Bees, particularly worker honey bees, are widely known for being busy and productive throughout their days. Worker honey bees spend nearly their entire days outside, making more than 100 foraging trips per day. They are laser-focused on the day’s mission and work tirelessly to make their short-term goals happen.
On the other hand, there is a turtle. For instance, sea turtles are known for going on some of the longest migrations in the world. These migrations are critical, as they are often migrating between foraging and nesting grounds. The journeys are quite long—sometimes thousands of miles—yet they keep this long-term goal in their minds as they grow and reproduce.
Understanding How the Bee and Turtle Effect Enabled SpaceX to Win the “Race Back to Space”
A decade ago when the commercial program was born, few experts gave the fledgling start-up, SpaceX, little if any hope of taking on and even less in beating the Boeing behemoth in the “race to return to space.” However, with the first-ever launch, of a privately-owned human-crewed spacecraft, Elon Musk and SpaceX changed history forever and took a giant leap towards a mission to Mars.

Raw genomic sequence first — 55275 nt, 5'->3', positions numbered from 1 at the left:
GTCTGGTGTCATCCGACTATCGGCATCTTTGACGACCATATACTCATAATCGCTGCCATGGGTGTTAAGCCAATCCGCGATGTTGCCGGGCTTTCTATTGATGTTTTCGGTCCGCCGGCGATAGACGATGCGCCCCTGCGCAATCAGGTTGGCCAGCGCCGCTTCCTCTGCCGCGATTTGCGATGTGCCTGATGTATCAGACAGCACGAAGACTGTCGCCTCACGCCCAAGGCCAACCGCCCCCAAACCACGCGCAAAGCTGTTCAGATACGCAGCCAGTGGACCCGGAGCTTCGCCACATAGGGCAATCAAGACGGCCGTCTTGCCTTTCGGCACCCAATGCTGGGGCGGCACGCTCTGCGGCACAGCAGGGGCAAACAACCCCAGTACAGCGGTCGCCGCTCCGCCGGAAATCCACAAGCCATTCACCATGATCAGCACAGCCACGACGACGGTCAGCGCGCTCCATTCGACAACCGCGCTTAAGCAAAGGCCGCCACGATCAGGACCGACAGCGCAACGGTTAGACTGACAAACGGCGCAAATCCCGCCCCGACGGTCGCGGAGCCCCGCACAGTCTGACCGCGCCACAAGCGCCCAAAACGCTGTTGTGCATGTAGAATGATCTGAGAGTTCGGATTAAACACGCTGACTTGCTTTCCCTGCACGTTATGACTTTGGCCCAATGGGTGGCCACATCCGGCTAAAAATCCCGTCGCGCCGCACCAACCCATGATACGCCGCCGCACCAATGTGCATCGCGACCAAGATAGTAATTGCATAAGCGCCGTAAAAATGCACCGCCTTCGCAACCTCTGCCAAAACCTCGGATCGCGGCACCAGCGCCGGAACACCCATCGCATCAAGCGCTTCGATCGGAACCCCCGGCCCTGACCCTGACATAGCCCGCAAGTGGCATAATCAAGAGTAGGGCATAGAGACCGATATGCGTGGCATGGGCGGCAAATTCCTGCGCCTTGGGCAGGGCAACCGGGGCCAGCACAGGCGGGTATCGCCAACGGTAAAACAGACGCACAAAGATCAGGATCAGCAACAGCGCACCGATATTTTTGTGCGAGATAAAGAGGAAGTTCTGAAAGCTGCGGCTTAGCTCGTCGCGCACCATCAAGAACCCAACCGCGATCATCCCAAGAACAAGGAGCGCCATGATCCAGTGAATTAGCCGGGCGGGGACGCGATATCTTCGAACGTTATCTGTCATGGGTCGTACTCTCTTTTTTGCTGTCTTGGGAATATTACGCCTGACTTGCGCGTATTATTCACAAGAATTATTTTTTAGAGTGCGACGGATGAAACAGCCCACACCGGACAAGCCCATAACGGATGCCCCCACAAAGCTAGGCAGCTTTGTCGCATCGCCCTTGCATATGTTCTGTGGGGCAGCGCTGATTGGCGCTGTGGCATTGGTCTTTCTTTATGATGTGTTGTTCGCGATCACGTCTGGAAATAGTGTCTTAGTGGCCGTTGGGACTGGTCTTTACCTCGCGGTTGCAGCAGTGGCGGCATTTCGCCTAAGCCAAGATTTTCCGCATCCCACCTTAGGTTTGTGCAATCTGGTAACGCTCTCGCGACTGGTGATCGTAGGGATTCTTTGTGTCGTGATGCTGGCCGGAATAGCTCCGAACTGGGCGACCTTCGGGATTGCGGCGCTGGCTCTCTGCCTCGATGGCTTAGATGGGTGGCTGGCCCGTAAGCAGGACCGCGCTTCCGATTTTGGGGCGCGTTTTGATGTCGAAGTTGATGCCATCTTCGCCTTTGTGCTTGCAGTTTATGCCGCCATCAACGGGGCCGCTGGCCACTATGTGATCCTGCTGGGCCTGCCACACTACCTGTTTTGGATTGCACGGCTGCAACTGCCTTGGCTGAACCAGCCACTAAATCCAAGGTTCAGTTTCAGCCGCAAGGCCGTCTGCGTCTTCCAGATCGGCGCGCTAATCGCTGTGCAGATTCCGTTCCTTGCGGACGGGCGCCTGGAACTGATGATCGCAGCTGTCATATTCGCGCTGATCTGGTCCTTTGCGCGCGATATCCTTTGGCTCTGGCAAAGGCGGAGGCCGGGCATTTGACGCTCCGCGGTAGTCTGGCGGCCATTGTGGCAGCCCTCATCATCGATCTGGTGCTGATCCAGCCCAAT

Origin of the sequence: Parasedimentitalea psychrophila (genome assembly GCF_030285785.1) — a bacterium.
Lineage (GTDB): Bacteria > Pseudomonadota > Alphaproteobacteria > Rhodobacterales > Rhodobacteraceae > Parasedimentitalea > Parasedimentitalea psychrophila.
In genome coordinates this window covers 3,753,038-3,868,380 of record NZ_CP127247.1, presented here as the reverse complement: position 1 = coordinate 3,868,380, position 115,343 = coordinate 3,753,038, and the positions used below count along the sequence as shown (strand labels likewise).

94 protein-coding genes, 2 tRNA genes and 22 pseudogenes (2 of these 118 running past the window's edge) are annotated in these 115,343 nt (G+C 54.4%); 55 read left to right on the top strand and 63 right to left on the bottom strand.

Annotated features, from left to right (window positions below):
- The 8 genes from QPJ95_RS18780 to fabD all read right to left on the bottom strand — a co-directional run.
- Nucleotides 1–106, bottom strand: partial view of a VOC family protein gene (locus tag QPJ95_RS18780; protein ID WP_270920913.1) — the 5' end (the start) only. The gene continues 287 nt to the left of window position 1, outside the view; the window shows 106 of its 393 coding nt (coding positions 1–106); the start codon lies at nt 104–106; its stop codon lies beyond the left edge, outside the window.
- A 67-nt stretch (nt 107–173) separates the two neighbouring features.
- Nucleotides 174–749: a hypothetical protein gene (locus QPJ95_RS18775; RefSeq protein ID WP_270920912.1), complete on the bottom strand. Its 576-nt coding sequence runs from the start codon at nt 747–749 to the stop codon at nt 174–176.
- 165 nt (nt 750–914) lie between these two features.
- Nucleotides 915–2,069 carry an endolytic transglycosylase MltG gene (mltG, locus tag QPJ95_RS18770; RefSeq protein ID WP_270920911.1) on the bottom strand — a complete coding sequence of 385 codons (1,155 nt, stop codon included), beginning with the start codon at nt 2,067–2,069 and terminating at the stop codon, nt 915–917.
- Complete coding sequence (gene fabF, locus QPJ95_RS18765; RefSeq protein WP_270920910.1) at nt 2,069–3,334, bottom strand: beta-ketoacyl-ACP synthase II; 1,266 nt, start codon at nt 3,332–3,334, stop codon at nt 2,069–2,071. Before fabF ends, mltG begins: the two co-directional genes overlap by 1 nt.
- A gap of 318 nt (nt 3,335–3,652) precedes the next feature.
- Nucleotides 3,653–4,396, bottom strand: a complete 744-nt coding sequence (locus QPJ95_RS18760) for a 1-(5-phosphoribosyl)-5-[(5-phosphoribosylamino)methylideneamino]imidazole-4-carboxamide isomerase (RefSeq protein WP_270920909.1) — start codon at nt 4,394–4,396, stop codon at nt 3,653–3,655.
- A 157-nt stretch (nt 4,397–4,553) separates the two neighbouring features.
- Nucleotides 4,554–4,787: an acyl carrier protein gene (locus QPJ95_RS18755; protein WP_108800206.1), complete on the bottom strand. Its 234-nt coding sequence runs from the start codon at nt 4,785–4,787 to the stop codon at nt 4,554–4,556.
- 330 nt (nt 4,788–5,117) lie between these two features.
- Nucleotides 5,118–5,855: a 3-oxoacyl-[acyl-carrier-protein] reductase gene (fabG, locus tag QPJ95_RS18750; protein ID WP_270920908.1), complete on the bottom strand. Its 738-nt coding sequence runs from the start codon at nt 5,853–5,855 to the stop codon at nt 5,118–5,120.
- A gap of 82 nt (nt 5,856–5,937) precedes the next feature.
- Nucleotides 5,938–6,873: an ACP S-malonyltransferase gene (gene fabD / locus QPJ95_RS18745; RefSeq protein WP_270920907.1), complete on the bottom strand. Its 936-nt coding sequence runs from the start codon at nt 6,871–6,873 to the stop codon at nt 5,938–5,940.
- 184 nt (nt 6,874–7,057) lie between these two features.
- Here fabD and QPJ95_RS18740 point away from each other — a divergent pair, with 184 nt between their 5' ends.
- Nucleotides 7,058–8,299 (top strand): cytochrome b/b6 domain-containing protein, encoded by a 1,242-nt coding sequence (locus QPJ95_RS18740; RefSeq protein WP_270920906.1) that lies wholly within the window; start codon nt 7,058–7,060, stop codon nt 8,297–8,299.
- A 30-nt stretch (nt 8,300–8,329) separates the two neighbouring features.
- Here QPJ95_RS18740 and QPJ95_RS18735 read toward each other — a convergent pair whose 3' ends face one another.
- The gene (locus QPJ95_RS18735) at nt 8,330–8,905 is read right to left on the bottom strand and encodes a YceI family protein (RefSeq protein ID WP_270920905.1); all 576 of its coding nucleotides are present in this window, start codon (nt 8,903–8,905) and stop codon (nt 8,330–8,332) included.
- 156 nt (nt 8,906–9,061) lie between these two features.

It is a perfect illustration of the Bee and Turtle effect and a defining moment for Elon Musk.
I recently interviewed former NASA Astronaut Captain (CAPT) Wendy Lawrence, for my upcoming book Passion Struck, where she revealed a fascinating story about Elon Musk and SpaceX that rarely gets much attention. It all started in 2006 at the onset of the Commercial Orbital Transportation Services (COTS) program. Musk forever changed history by using the bee and turtle effect to win the “race back to space.”